I would first like to thank Briseilid
for allowing us to take over her
living room in order for us to have our February meeting. This month’s subject being on books that inspired us onto the paths we now tread on our spiritual journeys.
I was taken back by the variety and different themes of how and what attracted us to where each of us now, exploring Druidry. I found it very heartwarming and insightful that the number of books that we individually held to be inspirational actually revealed something about each of us.
Briseild’s books, for example, showed a theme of mixing myth, fantasy and of self exploration. Someone not afraid of using story to learn lessons about one’s self and others.
Ladymorgana presented us with a Shamanistic theme, which I think shows us a willingness to look at the Spirit in all things, whilst seeking to find the heart of any problem in order to heal any damages immediately.
Cthuludruid showed us books on Druidic philosophy and objective history on Druids. He also had a book that had nothing to do with paganism or druidry, rather it was a recollection of a protest camp and what it was actually like to live outside of accepted perimeters. He also presented us with a book on Aleister Crowley and Thelema. His books told me of someone who likes looking outside of the box as well as learning his facts.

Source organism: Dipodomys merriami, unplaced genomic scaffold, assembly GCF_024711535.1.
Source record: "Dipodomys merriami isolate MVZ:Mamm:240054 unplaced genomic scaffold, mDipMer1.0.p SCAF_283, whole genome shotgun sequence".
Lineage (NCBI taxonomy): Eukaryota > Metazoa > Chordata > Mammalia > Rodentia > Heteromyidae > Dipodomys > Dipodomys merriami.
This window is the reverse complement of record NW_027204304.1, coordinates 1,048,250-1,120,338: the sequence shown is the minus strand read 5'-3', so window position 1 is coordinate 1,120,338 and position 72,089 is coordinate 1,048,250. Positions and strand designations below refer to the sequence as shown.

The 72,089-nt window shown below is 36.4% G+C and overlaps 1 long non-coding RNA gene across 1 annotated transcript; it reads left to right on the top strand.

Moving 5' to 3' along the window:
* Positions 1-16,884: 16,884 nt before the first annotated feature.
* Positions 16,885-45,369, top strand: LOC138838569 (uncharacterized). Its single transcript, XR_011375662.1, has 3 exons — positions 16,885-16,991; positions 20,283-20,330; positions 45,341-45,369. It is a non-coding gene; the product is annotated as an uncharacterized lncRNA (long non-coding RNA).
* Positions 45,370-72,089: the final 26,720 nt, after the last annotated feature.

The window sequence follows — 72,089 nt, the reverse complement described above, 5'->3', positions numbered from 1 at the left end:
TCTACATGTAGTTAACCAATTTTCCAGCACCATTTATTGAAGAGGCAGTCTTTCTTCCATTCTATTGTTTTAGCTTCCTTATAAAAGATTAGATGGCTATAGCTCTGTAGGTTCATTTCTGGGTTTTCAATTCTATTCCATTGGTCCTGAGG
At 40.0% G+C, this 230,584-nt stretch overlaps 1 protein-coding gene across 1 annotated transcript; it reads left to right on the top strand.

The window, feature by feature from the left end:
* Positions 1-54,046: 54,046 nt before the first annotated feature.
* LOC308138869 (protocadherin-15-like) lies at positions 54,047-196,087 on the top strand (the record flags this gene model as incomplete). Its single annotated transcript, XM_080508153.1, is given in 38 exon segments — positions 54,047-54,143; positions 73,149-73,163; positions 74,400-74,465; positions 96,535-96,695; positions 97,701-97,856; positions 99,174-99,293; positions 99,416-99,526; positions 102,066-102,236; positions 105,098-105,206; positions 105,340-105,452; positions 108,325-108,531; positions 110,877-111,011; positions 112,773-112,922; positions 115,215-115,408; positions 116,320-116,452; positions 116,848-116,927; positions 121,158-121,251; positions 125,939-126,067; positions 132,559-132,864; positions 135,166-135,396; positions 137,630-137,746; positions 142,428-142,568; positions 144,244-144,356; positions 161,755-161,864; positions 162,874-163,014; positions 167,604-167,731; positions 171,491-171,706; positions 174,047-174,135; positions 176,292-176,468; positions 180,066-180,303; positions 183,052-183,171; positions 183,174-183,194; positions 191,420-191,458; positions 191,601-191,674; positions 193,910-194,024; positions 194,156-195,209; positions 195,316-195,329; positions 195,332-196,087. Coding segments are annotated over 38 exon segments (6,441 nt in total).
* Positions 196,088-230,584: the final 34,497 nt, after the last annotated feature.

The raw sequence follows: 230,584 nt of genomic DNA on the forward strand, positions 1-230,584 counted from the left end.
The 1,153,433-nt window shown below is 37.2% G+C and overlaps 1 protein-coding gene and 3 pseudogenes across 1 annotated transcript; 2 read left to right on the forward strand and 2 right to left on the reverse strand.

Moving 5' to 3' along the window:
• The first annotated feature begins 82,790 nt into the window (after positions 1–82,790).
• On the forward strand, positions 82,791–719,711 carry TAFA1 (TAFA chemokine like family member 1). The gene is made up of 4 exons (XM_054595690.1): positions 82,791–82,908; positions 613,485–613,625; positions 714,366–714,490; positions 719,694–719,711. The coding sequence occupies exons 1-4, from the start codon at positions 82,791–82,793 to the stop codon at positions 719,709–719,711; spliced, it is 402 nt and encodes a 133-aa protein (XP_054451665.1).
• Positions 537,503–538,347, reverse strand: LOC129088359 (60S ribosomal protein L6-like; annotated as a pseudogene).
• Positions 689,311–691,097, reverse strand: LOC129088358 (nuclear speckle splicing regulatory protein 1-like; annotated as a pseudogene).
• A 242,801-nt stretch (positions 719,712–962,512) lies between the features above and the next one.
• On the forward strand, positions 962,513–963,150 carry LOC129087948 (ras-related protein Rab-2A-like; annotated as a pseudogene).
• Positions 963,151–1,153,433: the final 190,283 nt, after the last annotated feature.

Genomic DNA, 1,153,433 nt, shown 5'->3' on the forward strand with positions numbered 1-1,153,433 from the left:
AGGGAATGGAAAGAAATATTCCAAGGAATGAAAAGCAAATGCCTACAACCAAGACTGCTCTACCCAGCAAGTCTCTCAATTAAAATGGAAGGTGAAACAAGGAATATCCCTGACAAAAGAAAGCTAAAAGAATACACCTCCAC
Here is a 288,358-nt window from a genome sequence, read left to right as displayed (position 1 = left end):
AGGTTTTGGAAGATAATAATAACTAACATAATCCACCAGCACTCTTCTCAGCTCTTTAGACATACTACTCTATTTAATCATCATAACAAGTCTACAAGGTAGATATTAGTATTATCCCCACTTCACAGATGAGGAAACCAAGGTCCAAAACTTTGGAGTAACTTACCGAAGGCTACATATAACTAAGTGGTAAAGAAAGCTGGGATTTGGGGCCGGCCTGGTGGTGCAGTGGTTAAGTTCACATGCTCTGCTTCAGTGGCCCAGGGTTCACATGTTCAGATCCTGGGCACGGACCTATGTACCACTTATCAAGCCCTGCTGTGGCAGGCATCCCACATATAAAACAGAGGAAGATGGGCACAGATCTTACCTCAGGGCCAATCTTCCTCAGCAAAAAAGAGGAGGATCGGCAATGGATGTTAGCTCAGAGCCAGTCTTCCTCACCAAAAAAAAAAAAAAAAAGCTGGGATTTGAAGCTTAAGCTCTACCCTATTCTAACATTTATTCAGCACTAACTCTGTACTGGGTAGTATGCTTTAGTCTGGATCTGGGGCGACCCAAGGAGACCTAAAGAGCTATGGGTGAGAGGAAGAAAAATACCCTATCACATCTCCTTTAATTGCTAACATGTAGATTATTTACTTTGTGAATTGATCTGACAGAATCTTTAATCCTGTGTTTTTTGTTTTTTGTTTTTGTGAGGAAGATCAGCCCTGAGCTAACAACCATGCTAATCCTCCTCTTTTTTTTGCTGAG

Our newest member was another factual person, her books spoke to me of one who loves to look at all cultures in order to understand the way of people, especially those that were in our past.
Tatterhood explained where her namesake came from and that stories of witches had drawn her, as did local lore and legend. I know Tatterhood as a reader of books that explore the ‘supernatural’ and found it very interesting that stories of witches being the good guys were what inspired her. That and a pride of being from Leicestershire with a calling of connecting with that shire’s energies and spirit.
As for me, well, I like to look at the truth behind things. It’s not enough I have to know the history of something, I have to know the beginning of it’s origins, the breakdown of its etymology, tracing it’s lines to it’s source. It’s my belief that we should know the truth in our past as well as what became of what we sought.
I found last night informative and honest. It reminded me of the power of the written word in terms of education and undestanding; little wonder then why Hitler saw fit to order his Nazi’s to burn books of non-aryan origin, a crime of ignorance. Something the members of the Grove of the Corieltauvi can proudly say we are not.